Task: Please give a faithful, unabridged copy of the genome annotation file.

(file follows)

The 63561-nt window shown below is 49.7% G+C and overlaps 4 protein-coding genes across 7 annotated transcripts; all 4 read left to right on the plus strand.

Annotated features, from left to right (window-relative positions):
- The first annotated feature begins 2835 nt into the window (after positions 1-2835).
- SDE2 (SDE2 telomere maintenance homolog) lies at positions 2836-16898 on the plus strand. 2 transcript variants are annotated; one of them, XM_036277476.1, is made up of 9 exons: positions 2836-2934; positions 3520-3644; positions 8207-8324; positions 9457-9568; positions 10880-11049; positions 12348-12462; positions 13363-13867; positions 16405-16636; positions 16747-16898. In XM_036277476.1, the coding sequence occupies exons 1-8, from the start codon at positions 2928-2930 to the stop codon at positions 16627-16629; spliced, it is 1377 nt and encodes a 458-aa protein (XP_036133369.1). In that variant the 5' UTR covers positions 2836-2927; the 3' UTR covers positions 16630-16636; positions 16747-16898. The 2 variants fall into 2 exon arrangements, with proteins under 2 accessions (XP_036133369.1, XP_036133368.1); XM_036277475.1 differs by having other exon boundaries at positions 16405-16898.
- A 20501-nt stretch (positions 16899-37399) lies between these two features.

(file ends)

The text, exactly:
The 63561-nt window shown below is 49.7% G+C and overlaps 4 protein-coding genes across 7 annotated transcripts; all 4 read left to right on the plus strand.

Annotated features, from left to right (window-relative positions):
- The first annotated feature begins 2835 nt into the window (after positions 1-2835).
- SDE2 (SDE2 telomere maintenance homolog) lies at positions 2836-16898 on the plus strand. 2 transcript variants are annotated; one of them, XM_036277476.1, is made up of 9 exons: positions 2836-2934; positions 3520-3644; positions 8207-8324; positions 9457-9568; positions 10880-11049; positions 12348-12462; positions 13363-13867; positions 16405-16636; positions 16747-16898. In XM_036277476.1, the coding sequence occupies exons 1-8, from the start codon at positions 2928-2930 to the stop codon at positions 16627-16629; spliced, it is 1377 nt and encodes a 458-aa protein (XP_036133369.1). In that variant the 5' UTR covers positions 2836-2927; the 3' UTR covers positions 16630-16636; positions 16747-16898. The 2 variants fall into 2 exon arrangements, with proteins under 2 accessions (XP_036133369.1, XP_036133368.1); XM_036277475.1 differs by having other exon boundaries at positions 16405-16898.
- A 20501-nt stretch (positions 16899-37399) lies between these two features.